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Apollo 11 lunar sample bag sells for record $1.8 million

A bag used by Neil Armstrong to collect lunar samples during the Apollo 11 mission has sold for $1.8 million at Sotheby’s.

The sample bag hit the auction block in New York on July 20, as part of an auction of historic space memorabilia which realized a total of $3.8 million.

The bag, which still contained traces of moon rocks and dust, had been described as “the most important space artefact to ever appear at auction”.

“To be able to see such an object in person is a once in a lifetime opportunity,” said Cassandra Hatton, Vice President & Senior Specialist of Sotheby’s Books & Manuscripts Department.

“It is one thing to read about going to the moon; it is quite another to hold in one’s hands an object that was actually there, and that still carries traces of that faraway place.”

But there was controversy surrounding the manner in which the lunar sample bag had appeared on the open market.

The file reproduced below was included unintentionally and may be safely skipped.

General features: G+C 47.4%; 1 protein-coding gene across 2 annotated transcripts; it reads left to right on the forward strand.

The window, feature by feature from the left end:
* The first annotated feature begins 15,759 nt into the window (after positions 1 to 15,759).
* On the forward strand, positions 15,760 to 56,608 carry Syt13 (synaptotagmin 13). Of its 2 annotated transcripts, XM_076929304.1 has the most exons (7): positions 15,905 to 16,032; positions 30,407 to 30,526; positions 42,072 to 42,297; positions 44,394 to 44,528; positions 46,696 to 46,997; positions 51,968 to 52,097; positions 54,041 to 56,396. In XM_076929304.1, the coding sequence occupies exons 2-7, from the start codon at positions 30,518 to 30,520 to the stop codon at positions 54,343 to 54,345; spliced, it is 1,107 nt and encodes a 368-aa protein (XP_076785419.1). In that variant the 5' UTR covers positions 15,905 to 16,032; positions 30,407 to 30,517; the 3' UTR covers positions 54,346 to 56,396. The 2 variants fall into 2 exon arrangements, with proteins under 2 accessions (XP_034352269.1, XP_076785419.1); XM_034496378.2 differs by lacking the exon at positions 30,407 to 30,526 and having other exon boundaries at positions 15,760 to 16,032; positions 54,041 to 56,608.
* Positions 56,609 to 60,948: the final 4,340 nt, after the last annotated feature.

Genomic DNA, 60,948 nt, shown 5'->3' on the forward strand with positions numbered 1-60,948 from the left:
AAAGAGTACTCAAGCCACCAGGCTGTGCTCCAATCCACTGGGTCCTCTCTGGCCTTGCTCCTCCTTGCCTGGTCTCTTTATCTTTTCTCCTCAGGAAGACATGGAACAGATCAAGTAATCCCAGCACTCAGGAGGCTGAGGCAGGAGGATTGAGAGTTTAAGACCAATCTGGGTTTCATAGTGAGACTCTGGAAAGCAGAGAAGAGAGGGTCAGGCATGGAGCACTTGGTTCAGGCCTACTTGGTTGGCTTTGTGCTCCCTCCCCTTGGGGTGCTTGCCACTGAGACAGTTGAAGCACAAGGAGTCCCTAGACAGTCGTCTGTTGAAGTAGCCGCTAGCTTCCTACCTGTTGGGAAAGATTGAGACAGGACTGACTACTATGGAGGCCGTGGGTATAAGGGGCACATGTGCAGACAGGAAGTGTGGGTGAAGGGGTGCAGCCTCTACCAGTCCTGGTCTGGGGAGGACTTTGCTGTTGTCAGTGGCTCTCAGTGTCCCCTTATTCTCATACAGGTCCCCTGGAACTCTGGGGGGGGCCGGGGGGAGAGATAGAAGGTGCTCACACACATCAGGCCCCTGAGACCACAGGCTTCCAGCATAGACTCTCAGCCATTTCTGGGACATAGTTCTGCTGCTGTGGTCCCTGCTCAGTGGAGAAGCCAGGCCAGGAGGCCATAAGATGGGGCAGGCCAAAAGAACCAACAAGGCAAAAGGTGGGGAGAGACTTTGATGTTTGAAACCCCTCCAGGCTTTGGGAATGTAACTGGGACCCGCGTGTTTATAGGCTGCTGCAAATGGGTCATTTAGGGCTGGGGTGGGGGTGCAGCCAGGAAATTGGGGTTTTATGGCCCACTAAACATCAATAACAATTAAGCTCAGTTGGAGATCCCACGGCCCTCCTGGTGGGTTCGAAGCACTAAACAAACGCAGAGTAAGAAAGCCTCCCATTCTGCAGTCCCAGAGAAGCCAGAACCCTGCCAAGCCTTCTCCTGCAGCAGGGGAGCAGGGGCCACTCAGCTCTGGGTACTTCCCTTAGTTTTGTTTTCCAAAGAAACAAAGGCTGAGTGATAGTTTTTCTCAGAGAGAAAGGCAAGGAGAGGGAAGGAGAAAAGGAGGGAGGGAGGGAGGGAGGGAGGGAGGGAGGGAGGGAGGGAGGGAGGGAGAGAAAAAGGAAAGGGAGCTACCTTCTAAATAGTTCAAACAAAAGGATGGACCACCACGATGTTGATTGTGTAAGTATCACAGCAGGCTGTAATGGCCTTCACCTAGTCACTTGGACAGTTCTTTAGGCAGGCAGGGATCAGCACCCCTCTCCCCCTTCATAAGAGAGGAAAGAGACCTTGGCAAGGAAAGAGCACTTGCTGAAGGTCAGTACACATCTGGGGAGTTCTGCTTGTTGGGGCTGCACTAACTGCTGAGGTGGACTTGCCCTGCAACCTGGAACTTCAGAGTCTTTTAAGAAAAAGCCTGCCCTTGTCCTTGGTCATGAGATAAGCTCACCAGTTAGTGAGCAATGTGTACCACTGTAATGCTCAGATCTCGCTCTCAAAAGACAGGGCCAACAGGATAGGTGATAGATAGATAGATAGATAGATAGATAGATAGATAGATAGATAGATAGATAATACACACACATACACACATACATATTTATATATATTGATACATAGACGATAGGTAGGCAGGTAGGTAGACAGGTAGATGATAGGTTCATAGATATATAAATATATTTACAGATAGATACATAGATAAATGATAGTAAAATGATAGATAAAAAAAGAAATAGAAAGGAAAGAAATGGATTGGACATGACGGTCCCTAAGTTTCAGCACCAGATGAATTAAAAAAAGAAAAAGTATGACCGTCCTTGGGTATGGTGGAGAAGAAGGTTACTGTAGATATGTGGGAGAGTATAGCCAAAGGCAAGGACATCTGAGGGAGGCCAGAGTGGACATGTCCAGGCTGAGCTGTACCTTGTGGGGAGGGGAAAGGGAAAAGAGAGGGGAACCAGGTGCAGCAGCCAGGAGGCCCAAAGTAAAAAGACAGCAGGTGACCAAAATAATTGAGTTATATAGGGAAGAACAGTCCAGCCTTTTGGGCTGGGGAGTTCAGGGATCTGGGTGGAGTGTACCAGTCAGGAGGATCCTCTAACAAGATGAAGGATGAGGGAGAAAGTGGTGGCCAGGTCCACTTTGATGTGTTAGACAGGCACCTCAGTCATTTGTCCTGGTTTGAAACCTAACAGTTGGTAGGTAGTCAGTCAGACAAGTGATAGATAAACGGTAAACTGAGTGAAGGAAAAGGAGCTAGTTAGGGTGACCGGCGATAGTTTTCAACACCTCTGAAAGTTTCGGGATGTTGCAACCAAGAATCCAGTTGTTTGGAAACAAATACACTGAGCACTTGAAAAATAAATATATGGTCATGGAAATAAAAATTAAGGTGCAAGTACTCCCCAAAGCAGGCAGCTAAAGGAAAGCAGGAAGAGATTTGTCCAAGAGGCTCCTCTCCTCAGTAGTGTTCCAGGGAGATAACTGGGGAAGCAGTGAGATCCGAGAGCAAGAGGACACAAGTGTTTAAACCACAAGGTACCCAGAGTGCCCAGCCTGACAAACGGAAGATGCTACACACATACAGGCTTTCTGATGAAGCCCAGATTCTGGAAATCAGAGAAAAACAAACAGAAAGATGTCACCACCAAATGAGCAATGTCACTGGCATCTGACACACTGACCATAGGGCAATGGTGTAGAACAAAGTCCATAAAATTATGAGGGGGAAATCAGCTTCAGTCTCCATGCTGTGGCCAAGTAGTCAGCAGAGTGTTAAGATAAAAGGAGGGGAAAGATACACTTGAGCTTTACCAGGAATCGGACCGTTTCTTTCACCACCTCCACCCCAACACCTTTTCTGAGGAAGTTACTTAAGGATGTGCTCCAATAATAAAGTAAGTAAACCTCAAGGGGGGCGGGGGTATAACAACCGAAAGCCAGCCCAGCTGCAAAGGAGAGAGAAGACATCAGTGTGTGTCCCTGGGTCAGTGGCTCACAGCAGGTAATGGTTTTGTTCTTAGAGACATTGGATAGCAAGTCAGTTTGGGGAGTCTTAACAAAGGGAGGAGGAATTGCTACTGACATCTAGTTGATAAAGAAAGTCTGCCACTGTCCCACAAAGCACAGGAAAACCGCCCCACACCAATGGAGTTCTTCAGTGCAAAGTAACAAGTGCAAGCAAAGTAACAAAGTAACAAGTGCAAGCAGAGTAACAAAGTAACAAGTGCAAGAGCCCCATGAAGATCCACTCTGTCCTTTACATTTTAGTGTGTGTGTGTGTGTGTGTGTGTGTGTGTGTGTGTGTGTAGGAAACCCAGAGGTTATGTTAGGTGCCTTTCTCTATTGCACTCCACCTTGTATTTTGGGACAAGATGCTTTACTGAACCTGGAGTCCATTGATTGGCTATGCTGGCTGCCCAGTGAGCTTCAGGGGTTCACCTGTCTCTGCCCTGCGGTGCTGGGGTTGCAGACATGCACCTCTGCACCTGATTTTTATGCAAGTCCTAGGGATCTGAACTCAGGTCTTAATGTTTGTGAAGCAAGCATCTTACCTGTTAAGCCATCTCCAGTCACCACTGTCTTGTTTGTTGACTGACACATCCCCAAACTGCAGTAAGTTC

Having returned to Earth with the crew of Apollo 11, the bag had then vanished from NASA archives, before turning up decades later in the collection of Kansas space museum president Max Ary

Ary was later convicted of stealing artifacts from the museum and selling them online, and in 2015 his forfeited property was auctioned off by the U.S. Marshals Service.

Due to an inventory error, the lunar sample bag was mislabelled, and nobody realized that it was a hugely important piece of space history. Or that, technically, it still belonged to NASA.

It was snapped up at the auction by collector Nancy Lee Carlson for just $995 – but when she sent it off to NASA experts to help her authenticate it, they finally realized it was missing from their archives and refused to give it back.

Carlson then began a two-year court battle which ended earlier this year, when a judge ruled that, although the bag should never have been sold at the auction, it now legally belonged to Carlson.

NASA grudgingly returned the bag, and then had to watch as it sold on Thursday evening to an anonymous buyer.

The bag set a new world record price for any piece of U.S space memorabilia, beating the $1.62 million paid for a watch worn on the moon by Dave Scott during the Apollo 15 mission.

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